You Can't Cheat an Honest Man (1939) - Rotten Tomatoes

You Can't Cheat an Honest Man1939

You Can't Cheat an Honest Man (1939)





Critic Consensus: No consensus yet.

You Can't Cheat an Honest Man Photos

Movie Info

In his starring film for Universal Pictures, W.C. Fields plays circus manager and all-around flim flam man Larson E. Whipsnade. When he's not trying to fleece the customers or elude the sheriff, Whipsnade busys himself trying to break up the romance between his daughter Vicky (Constance Moore) and carnival ventriloquist Edgar Bergen (playing himself). He also carries on a running feud with Bergen's nattily attired dummy Charlie McCarthy ("I'll slash you into venetian blinds!"). Bergen's other dummy is Mortimer Snerd, who occasionally comments upon the action in his own thickheaded fashion. Anxious to arrange a marriage between Vicki and the wealthy Roger Bel-Goodie III (James Bush), Whipsnade disposes of Bergen and his dummies by sending them aloft in a hot-air baloon. Attending a party at the Bel-Goodie mansion, Whipsnade makes a pest of himself by constantly referring to snakes, a subject that invariably causes Mrs. Bel-Goodie (Mary Forbes) to swoon. He also engages in a zany ping-pong tournament with socialite Ronnie (Ivan Lebedeff). But it is Vicki, and not Whipsnade, who breaks up the engagement by telling off her pompous fiance. At that very instant, Bergen, having escaped from the balloon, arrives to claim Vicki and to help Whipsnade escape the sheriff once more. A partial remake of the W.C. Fields silent Two Flaming Youths, You Can't Cheat an Honest Man was scripted by Fields under the pseudonym "Charles Bogle." As published in the 1973 compendium W.C. Fields by Himself, the original screenplay was to have had dramatic overtones, including the death of Fields' trapeze-artist wife and a climactic soul-baring scene wherein Fields expresses his genuine love for his daughter. All this was jettisoned when it was decided to capitalize on the Fields-Charlie McCarthy "feud" then blazing on radio's Chase and Sanborn Show. While nowhere near as funny as Fields' subsequent Universal feature The Bank Dick, You Can't Cheat an Honest Man still contains a generous supply of laughs. Our favorite line: "Somebody's taken the cork out of my lunch."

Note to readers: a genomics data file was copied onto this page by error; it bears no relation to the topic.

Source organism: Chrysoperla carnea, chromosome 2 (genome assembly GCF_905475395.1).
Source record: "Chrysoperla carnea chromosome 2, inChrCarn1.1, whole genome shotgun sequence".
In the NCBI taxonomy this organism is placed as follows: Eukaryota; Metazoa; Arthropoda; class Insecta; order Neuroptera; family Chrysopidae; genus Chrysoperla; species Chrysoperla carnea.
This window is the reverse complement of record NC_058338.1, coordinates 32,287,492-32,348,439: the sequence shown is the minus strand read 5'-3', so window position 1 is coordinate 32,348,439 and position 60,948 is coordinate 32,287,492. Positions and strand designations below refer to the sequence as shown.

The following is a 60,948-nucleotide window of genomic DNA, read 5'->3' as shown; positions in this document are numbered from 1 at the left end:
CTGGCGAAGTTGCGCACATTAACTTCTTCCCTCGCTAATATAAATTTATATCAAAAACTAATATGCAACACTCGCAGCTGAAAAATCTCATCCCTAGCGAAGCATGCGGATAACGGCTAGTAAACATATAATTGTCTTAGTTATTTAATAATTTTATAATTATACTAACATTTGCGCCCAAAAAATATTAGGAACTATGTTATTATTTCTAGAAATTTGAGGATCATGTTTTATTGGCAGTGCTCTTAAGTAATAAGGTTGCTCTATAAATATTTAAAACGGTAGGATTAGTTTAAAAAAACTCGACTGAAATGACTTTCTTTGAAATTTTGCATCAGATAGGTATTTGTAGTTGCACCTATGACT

W.C. Fields
as Larson E. Whipsnade
Edgar Bergen
as The Great Edgar
Constance Moore
as Victoria Whipsnade
Mary Forbes
as Mrs. Bel-Goodie
Thurston Hall
as Archibald Bel-Goodie
John Arledge
as Phineas Whipsnade
Grady Sutton
as Chester Dalrymple
Ferris Taylor
as Deputy Sheriff
James Bush
as Roger Bel-Goodie III
Jan Duggan
as Mrs. Sludge
Walter Tetley
as Boy with Candy Cane
Evelyn Del Rio
as Little Girl Who Cries
Delmar Watson
as Boy in Bleachers
David Oliver
as Man at Window
Edward Woolf
as Thin Man
Lee Phelps
as Sheriff
Ethelreda Leopold
as Blonde at Party
Don Terry
as Ping Pong Player
Byron Munson
as Ping Pong Player
Edward Thomas
as Butler With Phone
Ted Hardy
as Russian Circus Performer
Dorothy Arnold
as Debutante
Si Jenks
as Hillbilly
Joe King
as Policeman
Ralph Sanford
as Truck Driver
Eddy Chandler
as Highway Patrol Officer
Lelah Tyler
as Society Woman
Jack Clifford
as Riding Master
Ray Mayer
as Fire Eater
Ted Offenbecker
as Western Union Messenger
George Offerman Jr.
as Western Union Messenger
Grace Goodall
as Spinster
Dick Dickinson
as Contortionist
Bill Wolfe
as Hillbilly Twin
Bill Worth
as Hillbilly Twin
George Ovey
as Circus Attendant
Billy Engle
as Circus Attendant
Lewis H. Morphy
as Circus Attendant
Bobby Hare
as Circus Attendant
Jack Gardner
as Ticket Seller
Art Yeoman
as Barker
Sam Harris
as Wedding Guest
Russell Wade
as Wedding Guest
Ralph Brooks
as Wedding Guest
Dale Van Sickel
as Wedding Guest
David Ward
as Chester
View All

Critic Reviews for You Can't Cheat an Honest Man

All Critics (1)

Not as undiluted as It's a Gift or The Bank Dick, but invaluable if only for Fields' flirtation with the resident ping-pong nympho

September 25, 2009 | Full Review…

Audience Reviews for You Can't Cheat an Honest Man


So I'm on a ventriloquist kick right now, it's all Jeff Dunham's fault.

Megan S
Megan S

Super Reviewer


It's not W.C. Fields's best, but it does have quite a few funny moments.

Anthony Valletta
Anthony Valletta

Super Reviewer

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